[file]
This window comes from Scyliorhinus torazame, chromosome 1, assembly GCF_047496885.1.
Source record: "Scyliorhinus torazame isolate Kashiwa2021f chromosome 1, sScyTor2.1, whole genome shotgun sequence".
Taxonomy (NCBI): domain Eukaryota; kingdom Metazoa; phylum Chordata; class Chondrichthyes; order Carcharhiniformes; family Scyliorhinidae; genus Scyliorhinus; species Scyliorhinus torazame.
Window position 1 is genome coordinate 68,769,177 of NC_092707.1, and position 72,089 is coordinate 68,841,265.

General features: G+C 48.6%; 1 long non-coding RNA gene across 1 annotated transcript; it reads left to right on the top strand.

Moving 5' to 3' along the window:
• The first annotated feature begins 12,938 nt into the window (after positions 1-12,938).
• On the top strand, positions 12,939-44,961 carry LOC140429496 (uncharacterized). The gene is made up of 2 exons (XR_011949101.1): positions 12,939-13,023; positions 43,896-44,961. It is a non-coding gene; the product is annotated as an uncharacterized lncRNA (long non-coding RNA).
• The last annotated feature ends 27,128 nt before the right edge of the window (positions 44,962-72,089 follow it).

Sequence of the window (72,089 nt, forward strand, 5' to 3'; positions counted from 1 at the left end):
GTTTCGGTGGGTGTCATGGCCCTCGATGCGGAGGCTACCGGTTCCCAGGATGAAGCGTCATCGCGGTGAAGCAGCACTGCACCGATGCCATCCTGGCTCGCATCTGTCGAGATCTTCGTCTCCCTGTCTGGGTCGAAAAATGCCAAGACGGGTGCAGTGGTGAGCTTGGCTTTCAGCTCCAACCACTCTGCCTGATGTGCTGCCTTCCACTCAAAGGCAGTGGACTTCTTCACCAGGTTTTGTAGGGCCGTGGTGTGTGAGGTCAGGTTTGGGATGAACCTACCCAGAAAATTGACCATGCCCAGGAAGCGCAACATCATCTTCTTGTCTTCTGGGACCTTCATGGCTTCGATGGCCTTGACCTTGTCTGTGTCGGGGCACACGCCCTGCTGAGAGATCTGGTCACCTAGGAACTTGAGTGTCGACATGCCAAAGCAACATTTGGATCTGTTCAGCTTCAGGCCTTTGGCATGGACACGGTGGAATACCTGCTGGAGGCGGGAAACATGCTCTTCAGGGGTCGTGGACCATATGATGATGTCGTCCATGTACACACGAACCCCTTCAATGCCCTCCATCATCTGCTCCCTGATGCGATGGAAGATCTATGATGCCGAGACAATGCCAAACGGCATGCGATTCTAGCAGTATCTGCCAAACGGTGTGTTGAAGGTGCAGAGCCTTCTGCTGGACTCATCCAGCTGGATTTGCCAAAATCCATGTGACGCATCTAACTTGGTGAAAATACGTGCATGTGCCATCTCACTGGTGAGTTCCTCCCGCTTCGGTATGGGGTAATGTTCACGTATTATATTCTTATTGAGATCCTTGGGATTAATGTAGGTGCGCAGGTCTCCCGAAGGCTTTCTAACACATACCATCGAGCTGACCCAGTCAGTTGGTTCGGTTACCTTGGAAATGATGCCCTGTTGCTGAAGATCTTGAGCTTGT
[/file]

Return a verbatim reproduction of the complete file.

This window comes from Scyliorhinus torazame, chromosome 1, assembly GCF_047496885.1.
Source record: "Scyliorhinus torazame isolate Kashiwa2021f chromosome 1, sScyTor2.1, whole genome shotgun sequence".
Taxonomy (NCBI): domain Eukaryota; kingdom Metazoa; phylum Chordata; class Chondrichthyes; order Carcharhiniformes; family Scyliorhinidae; genus Scyliorhinus; species Scyliorhinus torazame.
Window position 1 is genome coordinate 68,769,177 of NC_092707.1, and position 72,089 is coordinate 68,841,265.

General features: G+C 48.6%; 1 long non-coding RNA gene across 1 annotated transcript; it reads left to right on the top strand.

Moving 5' to 3' along the window:
• The first annotated feature begins 12,938 nt into the window (after positions 1-12,938).
• On the top strand, positions 12,939-44,961 carry LOC140429496 (uncharacterized). The gene is made up of 2 exons (XR_011949101.1): positions 12,939-13,023; positions 43,896-44,961. It is a non-coding gene; the product is annotated as an uncharacterized lncRNA (long non-coding RNA).
• The last annotated feature ends 27,128 nt before the right edge of the window (positions 44,962-72,089 follow it).

Sequence of the window (72,089 nt, forward strand, 5' to 3'; positions counted from 1 at the left end):
GTTTCGGTGGGTGTCATGGCCCTCGATGCGGAGGCTACCGGTTCCCAGGATGAAGCGTCATCGCGGTGAAGCAGCACTGCACCGATGCCATCCTGGCTCGCATCTGTCGAGATCTTCGTCTCCCTGTCTGGGTCGAAAAATGCCAAGACGGGTGCAGTGGTGAGCTTGGCTTTCAGCTCCAACCACTCTGCCTGATGTGCTGCCTTCCACTCAAAGGCAGTGGACTTCTTCACCAGGTTTTGTAGGGCCGTGGTGTGTGAGGTCAGGTTTGGGATGAACCTACCCAGAAAATTGACCATGCCCAGGAAGCGCAACATCATCTTCTTGTCTTCTGGGACCTTCATGGCTTCGATGGCCTTGACCTTGTCTGTGTCGGGGCACACGCCCTGCTGAGAGATCTGGTCACCTAGGAACTTGAGTGTCGACATGCCAAAGCAACATTTGGATCTGTTCAGCTTCAGGCCTTTGGCATGGACACGGTGGAATACCTGCTGGAGGCGGGAAACATGCTCTTCAGGGGTCGTGGACCATATGATGATGTCGTCCATGTACACACGAACCCCTTCAATGCCCTCCATCATCTGCTCCCTGATGCGATGGAAGATCTATGATGCCGAGACAATGCCAAACGGCATGCGATTCTAGCAGTATCTGCCAAACGGTGTGTTGAAGGTGCAGAGCCTTCTGCTGGACTCATCCAGCTGGATTTGCCAAAATCCATGTGACGCATCTAACTTGGTGAAAATACGTGCATGTGCCATCTCACTGGTGAGTTCCTCCCGCTTCGGTATGGGGTAATGTTCACGTATTATATTCTTATTGAGATCCTTGGGATTAATGTAGGTGCGCAGGTCTCCCGAAGGCTTTCTAACACATACCATCGAGCTGACCCAGTCAGTTGGTTCGGTTACCTTGGAAATGATGCCCTGTTGCTGAAGATCTTGAGCTTGT